should bo deferential
and respectful
towards his fellow-Brahma-farers.

Your reverences, a monk who is forest-gone
and who comes back to an Order
and is staying with an Order,
should be skilled about the seats,
thinking:

'I will sit down
not encroaching on[1]
(the space intended for)
monks who are elders,
nor will I keep newly ordained monks from a seat.'[2]

If, your reverences,
a monk who is forest-gone
comes back to an Order
and is staying with an Order,
and is not skilled about the seats,
there will be those who speak about him and say:

'What is the good of this venerable one
who is forest-gone
and who lives alone in the forest
doing what he pleases
but who does not even know the rule about decent conduct? -

there will be those who speak about him.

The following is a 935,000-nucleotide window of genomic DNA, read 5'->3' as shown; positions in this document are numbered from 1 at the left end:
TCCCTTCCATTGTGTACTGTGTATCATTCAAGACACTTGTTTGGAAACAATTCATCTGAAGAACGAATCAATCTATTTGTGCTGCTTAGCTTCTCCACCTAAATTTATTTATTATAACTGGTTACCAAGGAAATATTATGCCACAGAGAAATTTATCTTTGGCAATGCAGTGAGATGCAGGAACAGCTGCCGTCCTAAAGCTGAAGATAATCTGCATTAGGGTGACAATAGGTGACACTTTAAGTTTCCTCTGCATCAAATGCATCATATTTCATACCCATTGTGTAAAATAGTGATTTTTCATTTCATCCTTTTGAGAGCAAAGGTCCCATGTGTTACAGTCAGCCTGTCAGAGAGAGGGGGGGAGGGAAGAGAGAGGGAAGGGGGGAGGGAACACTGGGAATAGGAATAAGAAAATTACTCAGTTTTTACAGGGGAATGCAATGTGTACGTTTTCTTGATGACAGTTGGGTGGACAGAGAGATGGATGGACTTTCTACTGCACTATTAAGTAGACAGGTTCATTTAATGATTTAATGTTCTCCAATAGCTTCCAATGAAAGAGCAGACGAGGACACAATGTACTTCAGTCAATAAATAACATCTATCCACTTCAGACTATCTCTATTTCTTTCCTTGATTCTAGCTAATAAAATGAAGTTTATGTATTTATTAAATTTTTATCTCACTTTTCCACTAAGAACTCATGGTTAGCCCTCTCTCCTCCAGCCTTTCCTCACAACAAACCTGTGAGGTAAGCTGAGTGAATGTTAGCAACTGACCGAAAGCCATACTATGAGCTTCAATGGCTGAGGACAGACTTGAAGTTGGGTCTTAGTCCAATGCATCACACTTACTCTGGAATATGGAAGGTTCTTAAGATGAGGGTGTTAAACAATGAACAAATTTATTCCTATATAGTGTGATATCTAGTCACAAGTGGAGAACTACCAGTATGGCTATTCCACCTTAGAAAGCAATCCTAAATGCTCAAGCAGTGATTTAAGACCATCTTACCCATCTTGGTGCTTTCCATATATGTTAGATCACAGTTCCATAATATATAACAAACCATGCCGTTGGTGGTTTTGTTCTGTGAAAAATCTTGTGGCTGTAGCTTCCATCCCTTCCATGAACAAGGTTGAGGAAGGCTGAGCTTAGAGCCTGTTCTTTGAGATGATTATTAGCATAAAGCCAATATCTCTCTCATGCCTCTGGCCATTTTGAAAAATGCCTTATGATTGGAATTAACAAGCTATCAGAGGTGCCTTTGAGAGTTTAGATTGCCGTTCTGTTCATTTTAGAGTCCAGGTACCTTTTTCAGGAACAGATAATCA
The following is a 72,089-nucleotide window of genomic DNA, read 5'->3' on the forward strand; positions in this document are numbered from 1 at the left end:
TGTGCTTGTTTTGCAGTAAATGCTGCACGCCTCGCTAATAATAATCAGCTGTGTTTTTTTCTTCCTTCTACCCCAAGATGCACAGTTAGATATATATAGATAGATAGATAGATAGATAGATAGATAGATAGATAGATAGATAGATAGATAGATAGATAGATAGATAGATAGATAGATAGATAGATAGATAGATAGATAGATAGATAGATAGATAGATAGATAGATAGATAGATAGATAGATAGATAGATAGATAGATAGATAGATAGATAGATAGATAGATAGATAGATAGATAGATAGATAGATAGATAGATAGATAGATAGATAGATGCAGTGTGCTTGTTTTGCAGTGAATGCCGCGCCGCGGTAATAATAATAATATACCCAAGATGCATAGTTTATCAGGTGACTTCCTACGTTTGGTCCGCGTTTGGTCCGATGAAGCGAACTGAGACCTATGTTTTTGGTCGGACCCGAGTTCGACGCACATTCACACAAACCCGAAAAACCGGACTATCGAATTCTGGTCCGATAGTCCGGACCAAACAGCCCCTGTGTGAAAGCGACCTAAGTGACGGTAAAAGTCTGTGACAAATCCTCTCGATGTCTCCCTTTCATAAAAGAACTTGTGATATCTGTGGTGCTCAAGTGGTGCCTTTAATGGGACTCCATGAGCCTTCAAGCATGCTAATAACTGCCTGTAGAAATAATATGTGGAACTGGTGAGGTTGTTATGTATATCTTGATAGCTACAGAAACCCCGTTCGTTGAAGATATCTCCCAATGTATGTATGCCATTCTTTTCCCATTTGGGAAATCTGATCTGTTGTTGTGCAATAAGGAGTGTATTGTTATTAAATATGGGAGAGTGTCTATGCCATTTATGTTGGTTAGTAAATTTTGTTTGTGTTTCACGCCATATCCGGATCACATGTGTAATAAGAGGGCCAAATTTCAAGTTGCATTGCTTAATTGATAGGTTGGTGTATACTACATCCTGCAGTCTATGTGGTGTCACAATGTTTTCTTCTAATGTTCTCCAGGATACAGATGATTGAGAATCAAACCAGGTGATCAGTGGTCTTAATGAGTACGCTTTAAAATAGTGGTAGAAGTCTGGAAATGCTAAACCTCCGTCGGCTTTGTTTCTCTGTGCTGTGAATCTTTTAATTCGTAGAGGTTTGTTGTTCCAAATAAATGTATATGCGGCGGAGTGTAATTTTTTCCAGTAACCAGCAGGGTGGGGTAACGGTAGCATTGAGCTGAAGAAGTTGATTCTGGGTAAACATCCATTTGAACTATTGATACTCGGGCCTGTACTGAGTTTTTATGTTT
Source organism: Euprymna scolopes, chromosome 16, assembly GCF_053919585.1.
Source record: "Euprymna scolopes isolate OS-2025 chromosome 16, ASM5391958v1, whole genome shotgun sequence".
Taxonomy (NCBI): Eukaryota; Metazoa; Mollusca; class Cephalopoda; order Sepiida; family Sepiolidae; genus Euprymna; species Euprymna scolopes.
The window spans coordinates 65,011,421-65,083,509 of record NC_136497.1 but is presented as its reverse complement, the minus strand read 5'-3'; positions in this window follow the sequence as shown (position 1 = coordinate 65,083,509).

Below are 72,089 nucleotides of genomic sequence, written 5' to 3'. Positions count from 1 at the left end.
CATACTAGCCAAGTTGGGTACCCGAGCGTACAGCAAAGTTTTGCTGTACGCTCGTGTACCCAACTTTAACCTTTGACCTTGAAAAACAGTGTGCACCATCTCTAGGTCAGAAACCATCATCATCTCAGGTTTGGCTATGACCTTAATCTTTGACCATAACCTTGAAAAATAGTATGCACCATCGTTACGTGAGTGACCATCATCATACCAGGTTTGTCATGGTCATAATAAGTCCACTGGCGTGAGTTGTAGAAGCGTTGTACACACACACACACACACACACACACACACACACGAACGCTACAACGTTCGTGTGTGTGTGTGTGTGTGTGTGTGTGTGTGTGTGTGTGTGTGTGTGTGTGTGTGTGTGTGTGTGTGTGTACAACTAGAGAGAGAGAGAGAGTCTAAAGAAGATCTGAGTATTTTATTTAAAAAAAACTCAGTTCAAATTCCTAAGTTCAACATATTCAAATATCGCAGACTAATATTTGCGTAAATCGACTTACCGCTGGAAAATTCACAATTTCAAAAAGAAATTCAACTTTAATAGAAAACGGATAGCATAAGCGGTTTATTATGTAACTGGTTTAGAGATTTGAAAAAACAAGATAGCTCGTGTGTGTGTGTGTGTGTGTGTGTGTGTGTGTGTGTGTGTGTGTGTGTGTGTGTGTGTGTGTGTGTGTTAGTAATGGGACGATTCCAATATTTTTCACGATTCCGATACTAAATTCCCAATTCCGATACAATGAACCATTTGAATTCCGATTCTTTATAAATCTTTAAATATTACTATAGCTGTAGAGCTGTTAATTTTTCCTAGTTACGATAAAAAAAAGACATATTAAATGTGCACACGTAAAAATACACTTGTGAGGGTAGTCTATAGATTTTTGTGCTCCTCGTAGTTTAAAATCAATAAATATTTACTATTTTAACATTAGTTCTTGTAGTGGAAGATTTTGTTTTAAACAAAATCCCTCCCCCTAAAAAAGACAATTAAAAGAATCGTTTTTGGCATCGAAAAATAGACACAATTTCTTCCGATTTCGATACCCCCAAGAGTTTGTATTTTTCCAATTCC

Therefore a monk who is forest-gone
and who has come back to an Order
and is staying with an Order
should be skilled about the seats.

Your reverences, a monk who is forest-gone
and who comes back to an Order
and is staying with an Order,
should not enter a village too early
nor return[3] during the day.

If, your reverences,
a monk who is forest-gone
comes back to an Order
and is staying with an Order,
and enters a village too early
and returns during the day,
there will be those who speak about him and say:

'What is the good of this venerable one
who is forest-gone
and who lives alone in the forest
doing as he pleases
but who enters a village too early
and returns during the day' -

there will be those who speak about him.

Therefore a monk who is forest-gone